Why You Should Stop Using Makeup Remover Wipes ASAP

They may be convenient, but disposable wipes wreak serious havoc on our environment.

Three white disposable makeup remover wipes with red lipstick stains on a pink background
Photo: Getty Images

At the end of a long day, removing your makeup—possibly with the best eye makeup remover—can feel like a chore, made worse by the seemingly endless process of washing, rinsing, and wiping. That's why so many people love the convenience of disposable makeup remover wipes—no soap or water required. The problem is that these single-use wipes are horrible for the environment.

"The biggest environmental problem with makeup remover wipes is the sheer volume," says Diana Felton, MD, state toxicologist with the Hawaii Department of Health. "One group estimates that 20 million pounds of single-use wipes (including baby wipes and disinfecting wipes) are disposed of every day in the U.S. Many wipes are disposed of in landfills, and despite claims to the contrary, most are not biodegradable and do not rapidly break down, creating too much trash to fit in our landfills."

What's worse is that some are individually wrapped in plastic, doubling the waste. Of course, that's just what's in our landfills; many people flush wipes, which is devastating to the sewer systems, even if they claim to be "flushable" sheets.

"Cities, sewage providers, and wastewater treatment plants are suffering massive sewer blockages caused by collections of flushed wipes," Felton explains. "Termed 'fatbergs,' the wipes collect and combine with fat particles, causing sewage back-ups and spills that are not only gross but expose humans and wildlife to unhealthy bacteria." She adds that many wipes can't be removed during wastewater treatment and end up in our oceans and beaches.

This brings up another issue: The plastics used in the wipes can leech into our oceans and water sources, creating an ecological hazard. "The most popular makeup remover wipes are either made from or contain non-biodegradable plastic fibers such as polyester, polypropylene, [and] rayon," says Fabian Lliguin, co-founder of the environmentally-friendly beauty brand Rahua. "These fibers contaminate the environment, especially when they're being flushed into our water systems."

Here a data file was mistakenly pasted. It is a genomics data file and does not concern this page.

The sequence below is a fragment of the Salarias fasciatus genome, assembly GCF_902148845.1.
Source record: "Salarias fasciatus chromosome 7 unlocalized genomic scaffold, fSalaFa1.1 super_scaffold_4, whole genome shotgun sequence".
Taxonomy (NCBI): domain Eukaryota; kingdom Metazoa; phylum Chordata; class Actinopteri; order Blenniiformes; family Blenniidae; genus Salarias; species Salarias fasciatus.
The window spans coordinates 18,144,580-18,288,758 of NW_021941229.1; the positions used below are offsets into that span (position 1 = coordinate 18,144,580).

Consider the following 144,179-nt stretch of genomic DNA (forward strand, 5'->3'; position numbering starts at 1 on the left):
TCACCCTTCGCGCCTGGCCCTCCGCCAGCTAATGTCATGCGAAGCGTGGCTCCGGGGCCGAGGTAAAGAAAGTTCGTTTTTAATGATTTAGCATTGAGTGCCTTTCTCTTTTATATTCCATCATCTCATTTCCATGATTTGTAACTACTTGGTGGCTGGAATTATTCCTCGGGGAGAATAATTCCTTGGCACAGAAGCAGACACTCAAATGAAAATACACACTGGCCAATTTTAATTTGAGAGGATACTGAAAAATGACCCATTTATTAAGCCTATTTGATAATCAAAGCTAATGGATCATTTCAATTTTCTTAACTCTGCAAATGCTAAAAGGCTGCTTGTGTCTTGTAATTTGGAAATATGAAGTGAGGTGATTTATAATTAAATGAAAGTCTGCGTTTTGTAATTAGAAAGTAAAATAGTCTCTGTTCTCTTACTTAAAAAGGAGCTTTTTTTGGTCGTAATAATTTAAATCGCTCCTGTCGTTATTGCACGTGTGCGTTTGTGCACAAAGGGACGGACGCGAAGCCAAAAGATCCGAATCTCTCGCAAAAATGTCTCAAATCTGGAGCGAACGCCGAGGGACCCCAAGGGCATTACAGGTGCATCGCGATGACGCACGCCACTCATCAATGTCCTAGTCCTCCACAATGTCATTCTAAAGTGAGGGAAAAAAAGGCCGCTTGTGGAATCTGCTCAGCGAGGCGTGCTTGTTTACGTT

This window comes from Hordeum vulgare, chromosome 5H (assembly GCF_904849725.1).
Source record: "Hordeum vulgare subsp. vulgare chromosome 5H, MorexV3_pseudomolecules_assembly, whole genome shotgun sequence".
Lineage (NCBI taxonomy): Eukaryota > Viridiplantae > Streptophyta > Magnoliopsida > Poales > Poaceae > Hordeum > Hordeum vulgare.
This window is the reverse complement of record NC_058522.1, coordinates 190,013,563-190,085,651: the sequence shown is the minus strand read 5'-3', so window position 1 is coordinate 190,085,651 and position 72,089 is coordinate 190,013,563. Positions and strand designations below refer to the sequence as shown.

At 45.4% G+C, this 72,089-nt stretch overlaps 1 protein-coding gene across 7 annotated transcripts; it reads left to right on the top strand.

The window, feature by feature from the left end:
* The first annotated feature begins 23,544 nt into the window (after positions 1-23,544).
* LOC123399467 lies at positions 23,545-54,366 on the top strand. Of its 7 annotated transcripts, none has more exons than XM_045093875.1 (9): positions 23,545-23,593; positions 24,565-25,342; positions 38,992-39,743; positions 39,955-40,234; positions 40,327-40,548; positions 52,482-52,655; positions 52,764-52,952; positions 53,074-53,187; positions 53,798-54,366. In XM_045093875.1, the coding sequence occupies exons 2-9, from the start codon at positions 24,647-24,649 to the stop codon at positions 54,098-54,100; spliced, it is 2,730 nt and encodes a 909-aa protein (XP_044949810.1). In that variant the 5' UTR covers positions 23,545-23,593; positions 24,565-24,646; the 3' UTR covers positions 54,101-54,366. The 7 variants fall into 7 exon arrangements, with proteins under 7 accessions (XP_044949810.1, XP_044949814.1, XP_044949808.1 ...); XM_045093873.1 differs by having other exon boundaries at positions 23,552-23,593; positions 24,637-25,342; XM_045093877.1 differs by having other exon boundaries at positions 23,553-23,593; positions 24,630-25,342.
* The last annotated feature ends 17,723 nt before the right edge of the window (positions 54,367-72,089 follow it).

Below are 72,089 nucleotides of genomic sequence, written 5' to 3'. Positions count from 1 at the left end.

Plus, Felton points out that these wipes contain chemicals such as phthalates, triclosan, and parabens (known to be endocrine disruptors) and other ingredients, like fragrances, that can irritate the skin. In addition to being harmful to your health, the accumulation of these ingredients builds up in the water systems and landfills and can create environmental damage.

Makeup Wipe Alternatives

The first step is to stop buying and using disposable makeup remover wipes. If you simply can't give up the convenience, Felton recommends doing your research; find ones that are truly compostable or proven to be environmentally friendly, and never flush them. Still, the best solution is to skip wipes (including cleaning wipes) altogether.

"Use a simple, environmentally friendly washcloth, or an organic cotton fiber cloth to clean your face, along with a pure, organic cleanser and makeup remover," says Kristine Keheley, co-founder of clean makeup brand Vapour. Alternatively, you can purchase makeup remover wipes alternatives like these zero-waste, reusable, washable cotton pads. We admit that you might not be saving as much time, but you'll definitely be helping the environment.

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